I did not think it would be possible to have decent human beings, who actually represent us, the regular people, in politics.  I thought the whole system would have to be torn down and rebuilt and it still may have to be.  But these people have shown that ethics, morals, and integrity can happen if only for a brief moment.  They are leading the way; if enough others would follow we could have a government system that is truly democratic, one the people could trust and respect, not the farce that we currently have.

It speaks to who the politicians are, and who they serve, that they would regurgitate this loss of 9,000 jobs when there appears to be no substance to it.

– Gerald Butts (former principal secretary to the PM) and Carla Qualtrough (Minister of Public Services and Procurement and Accessibility) could not name a source for the 9,000 jobs (n).  How could Butts or Qualtrough not know who gave them the information?  Did they just get together and make up a number?  Would the source have been embarrassing?  Did they just LIE because they have such contempt for the people?  They just used this number as a reason for issuing a DPA and kept stating it to the press.  Seriously disgusting.
– SNL-Lavalin stated that they never claimed that 9,000 jobs would be lost (s) and then backtracked (t) presumably after they got a call from the PMO’s office.
– SNC-Lavalin has current jobs to last several years (g) and skilled engineers are in high demand, (c)
– The ban would only be on federal projects, not provincial or municipal projects (g)
– The government contracts will be awarded to other companies who will hire employees.
– Jules Bourgeois – ‘province is dealing with an acute labour shortage…; in a situation of full employment….everyone’s looking for good employees (b)
– Around 2012 approximately 10,000 employees have left the company, many voluntarily. (g)(m) Apparently, most or all got other jobs.

So, why are the politicians lying/blackmailing Canadians, AGAIN?

– Possibilities:

  1. Trudeau is buddies with SNC-Lavalin management and didn’t want to see them go to court even when they didn’t qualify for a deferred prosecution agreement (DPA).
  2. Trudeau wanted a made-up crisis so he could fake being the saviour and get Quebec votes in the next provincial and federal elections. “He also acknowledged that during his Sept. 17 meeting with Wilson-Raybould, he pointed out that he was the MP for Papineau, a riding in Quebec — where SNC-Lavalin is based — but denied he was pressuring her for partisan interests.” (i)
  3. SNC-Lavalin is still handing out bribes
  4. All of the above

But any way you look at it, the partisan reasons are, I understand, illegal in obtaining a DPA.  Martyn Brown said ‘“But if the public interest argument is based on a lie, and they knew that, then all that you’re left with is a political motive, an electoral motive that would be self-serving. And that to me would raise questions of obstruction of justice, breach of trust, all sorts of things that the RCMP would suddenly be concerned with.”’ (u)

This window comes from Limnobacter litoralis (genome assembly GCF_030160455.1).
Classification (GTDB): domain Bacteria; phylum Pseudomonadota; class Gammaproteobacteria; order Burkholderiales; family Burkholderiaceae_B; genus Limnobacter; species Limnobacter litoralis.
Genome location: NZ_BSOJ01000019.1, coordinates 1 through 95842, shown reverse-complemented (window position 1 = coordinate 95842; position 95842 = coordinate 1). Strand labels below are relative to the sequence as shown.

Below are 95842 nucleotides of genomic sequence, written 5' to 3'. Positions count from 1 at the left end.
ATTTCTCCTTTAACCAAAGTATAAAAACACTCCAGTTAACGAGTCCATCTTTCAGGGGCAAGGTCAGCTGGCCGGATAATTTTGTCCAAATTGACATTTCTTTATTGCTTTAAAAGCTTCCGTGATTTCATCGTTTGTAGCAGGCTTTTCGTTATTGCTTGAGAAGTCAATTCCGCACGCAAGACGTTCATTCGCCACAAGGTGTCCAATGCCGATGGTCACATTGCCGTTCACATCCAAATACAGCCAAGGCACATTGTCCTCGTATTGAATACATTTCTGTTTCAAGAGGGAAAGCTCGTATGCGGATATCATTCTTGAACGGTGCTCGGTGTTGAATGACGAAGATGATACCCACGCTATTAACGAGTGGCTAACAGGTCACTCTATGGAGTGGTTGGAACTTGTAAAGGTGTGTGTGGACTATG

Jody Wilson-Raybould and Kathleen Roussel were doing their jobs, serving the people of Canada (and trying to protect the Prime Minister from his own follies), which is what they were hired to do.  Jane Philpott was doing the same by standing up, and being counted, in the defense of the people of Canada and what’s left of our democracy, our freedom, our rights.

The other politicians in the Liberal party kept repeating that she had to be loyal to the party, they had to serve the leader of the party and the handful of others, most not elected, who run the party/country (w, x); this is also called Groupthink. (see future post Politicians, bootlickers and groupthink)  They didn’t care about the people of Canada, just the party which includes themselves.  If a politician asks for my vote so he/she can represent me I will call them what they are – LIARS; they represent the party, not me.  And maybe I will tell them and their families to go drink mercury (see future post Politicians, bootlickers and groupthink)

And the people of Canada cannot hold the politicians accountable.  The justice committee and ethics committee are both Liberal dominated so they “reviewed” in a manner beneficial to the Liberal party.  Andrew Coyne said “In our system, the prime minister decides whether the prime minister should be held to account. Virtually all of the mechanisms by which he might theoretically be required to answer to credible charges of serious wrongdoing — and meddling with a prosecution is about as serious as it gets — are under his control. That certainly includes the committee, whatever pretense of independence might be maintained”; and (o) “Got a complaint, likewise, about the government’s obvious lack of enthusiasm for investigating itself? Great: take it up with the government.” (o)  The results will be same as the ‘do nothing’ office of the privacy commissioner.

The politicians have people who will write op-eds without identifying that op-ed is being written on behalf of a political party, as stated by Katie Telford    Ms. Telford, chief of staff to the prime minister, also offered to line up “all kinds of people to write op-eds saying that what (Ms. Wilson-Raybould) is doing is proper”; in other words they will say whatever the politicians want them to say.   Isn’t this propaganda/brainwashing/indoctrination/newspeak?    Is Susan Delacourt one of them? (v)  And I suspect all political parties do this.  People judge what they read, at least partly, based on the source of the article.   The people have a right to know if, for all intents and purposes, the source of the article is the prime minister’s office, at least in a real democracy.